Creating liturgical furnishings a vocation for Ottawa woodworker

Photo Caption: Tom Weiss, who made the altars consecrated this month at Sts. Peter and Paul Church in Leonore, works on the presider’s chair that now graces the chapel at Central Catholic High School in Bloomington.

By: By Jennifer Willems

OTTAWA — Tom Weiss admits that when he went to St. Columba Church for Mass as a kid he often paid as much attention to his surroundings as he did to what was taking place at the altar.

“It was so big and such a graceful building. The windows — everything about it was awe inspiring,” he told The Catholic Post. “And the music! The pageantry was unbelievable.”

The eye he developed in the pews of St. Columba Church is helping to inspire others now through the liturgical furnishings Weiss makes for churches around central Illinois. Among them are the high altar and altar of sacrifice he created for Sts. Peter and Paul Church in Leonore, which were consecrated recently by Bishop Daniel R. Jenky, CSC. (See related story.)

A member of the Leonore parish, Weiss served as a lector for the Mass on Oct. 11. Then he watched from the front row as Bishop Jenky poured the sacred Chrism on the altars and worked the fragrant oil into the wood that Weiss had also handled with loving care.

In addition to the altars, Weiss made the Nativity that is used at Sts. Peter and Paul. He made another for St. Mary in Peru.

The students at Central Catholic High School in Bloomington gather around one of Weiss’ altars for Mass and stand at one of his ambos to proclaim the readings, while the presider sits in the chair he made. He has been commissioned to add a credence table to the liturgical furnishings in the chapel.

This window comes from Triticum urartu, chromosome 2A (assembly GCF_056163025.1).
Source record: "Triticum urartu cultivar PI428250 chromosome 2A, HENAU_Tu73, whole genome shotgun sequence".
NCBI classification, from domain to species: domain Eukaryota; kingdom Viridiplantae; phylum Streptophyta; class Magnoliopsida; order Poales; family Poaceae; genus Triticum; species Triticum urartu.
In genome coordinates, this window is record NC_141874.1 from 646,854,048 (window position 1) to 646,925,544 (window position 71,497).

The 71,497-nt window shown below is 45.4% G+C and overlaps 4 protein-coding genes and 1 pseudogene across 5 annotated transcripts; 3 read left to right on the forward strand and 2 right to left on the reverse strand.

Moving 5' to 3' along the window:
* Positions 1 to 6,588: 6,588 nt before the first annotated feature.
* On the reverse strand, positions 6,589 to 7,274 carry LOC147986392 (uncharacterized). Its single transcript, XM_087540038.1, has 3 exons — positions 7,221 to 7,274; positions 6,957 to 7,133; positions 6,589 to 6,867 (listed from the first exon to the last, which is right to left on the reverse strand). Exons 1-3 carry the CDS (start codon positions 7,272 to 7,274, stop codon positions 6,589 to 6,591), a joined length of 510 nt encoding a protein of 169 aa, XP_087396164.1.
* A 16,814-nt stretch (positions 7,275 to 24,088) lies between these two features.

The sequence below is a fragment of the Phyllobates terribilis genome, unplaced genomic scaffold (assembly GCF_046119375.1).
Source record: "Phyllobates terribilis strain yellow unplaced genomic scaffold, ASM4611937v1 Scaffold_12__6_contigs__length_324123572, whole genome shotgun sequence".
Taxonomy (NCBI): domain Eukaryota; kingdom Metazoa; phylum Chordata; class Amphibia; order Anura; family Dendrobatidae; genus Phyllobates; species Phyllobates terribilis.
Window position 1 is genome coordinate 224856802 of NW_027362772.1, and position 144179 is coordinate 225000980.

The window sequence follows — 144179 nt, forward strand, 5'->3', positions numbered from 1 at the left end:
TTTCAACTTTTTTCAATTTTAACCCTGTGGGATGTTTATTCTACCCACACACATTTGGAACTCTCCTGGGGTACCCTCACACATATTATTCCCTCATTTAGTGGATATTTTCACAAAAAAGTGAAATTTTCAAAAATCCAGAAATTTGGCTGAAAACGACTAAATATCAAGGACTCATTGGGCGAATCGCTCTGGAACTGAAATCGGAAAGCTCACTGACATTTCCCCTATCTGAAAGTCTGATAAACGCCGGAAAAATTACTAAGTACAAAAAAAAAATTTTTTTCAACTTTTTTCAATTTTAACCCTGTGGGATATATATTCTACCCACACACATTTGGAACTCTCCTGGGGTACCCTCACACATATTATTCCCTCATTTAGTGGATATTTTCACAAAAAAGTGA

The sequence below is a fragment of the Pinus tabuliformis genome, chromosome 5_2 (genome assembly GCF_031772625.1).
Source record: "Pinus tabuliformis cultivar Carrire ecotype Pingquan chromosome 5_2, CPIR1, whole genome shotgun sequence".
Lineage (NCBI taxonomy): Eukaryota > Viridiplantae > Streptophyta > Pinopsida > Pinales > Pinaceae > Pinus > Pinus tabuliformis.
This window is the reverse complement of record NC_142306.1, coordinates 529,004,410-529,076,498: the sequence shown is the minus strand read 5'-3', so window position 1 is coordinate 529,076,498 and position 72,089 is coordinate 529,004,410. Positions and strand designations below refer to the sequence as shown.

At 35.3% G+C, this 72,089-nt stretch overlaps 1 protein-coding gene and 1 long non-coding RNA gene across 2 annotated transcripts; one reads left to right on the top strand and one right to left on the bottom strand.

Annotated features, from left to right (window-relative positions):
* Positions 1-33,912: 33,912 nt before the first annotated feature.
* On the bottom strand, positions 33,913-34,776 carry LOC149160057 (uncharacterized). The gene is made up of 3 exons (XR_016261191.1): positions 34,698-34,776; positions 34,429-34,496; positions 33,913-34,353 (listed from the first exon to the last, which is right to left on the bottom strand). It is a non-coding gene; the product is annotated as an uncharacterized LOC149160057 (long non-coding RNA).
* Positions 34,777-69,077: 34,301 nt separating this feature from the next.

The Dominican Sisters of Mary, Mother of the Eucharist are the most recent to benefit from his skill as a woodworker. Weiss made the altar for their convent chapel and continues to work on the mensa (flat surface) and reredos (back part) of the high altar.

“I like working in churches. It’s an expression of my own faith,” Weiss explained. “It’s my home.”

MORE THAN A JOB
Not only did the Catholic community in Ottawa feed his vocation, but it also gave him a way to pursue it.

Weiss attended St. Columba School and remembers going over to Marquette High School and polishing the refectory floors for the Sisters of Mercy who staffed it.

“The cooks were always cooking supper and it smelled good,” he said. “You go early in the morning and the nuns would be in the chapel on the third floor singing — you could hear it all over the school.”

Weiss graduated from Marquette in 1965 and then went into the Navy, serving in the Vietnam War for four years. When he returned home he was asked to put up some new lights at his alma mater and discovered that when the old part of the school was torn down the machinery was put in storage in the annex.

Msgr. James Swaner, who was assigned to the school at the time, asked Weiss if he wanted to buy it. That machinery became the foundation for his shop, Weiss Mill and Woodcraft, which is still based in the Ottawa area.

He doesn’t have a lot of employees, preferring instead to work with apprentices.

“It’s the only way you can teach this. It’s not a job, it more of a vocation,” Weiss said.

Even so, he has a partner.

“I work with Jesus,” he told The Post. “He was a carpenter, too, you know.”

Weiss married his wife, Linda, at St. Columba in 1971 and their family now includes three sons — “all raised in the shop at my knee” — and one daughter. The couple has nine grandchildren.

What first drew him to his life’s work continues to guide him.

“Beauty always inspired me and Catholic churches are always full of beauty. That’s inspiring,” Weiss said. “Beauty should not be regarded as a distraction. Jesus is the author of all beauty, so we should glorify him by doing the best thing we can do for him.”

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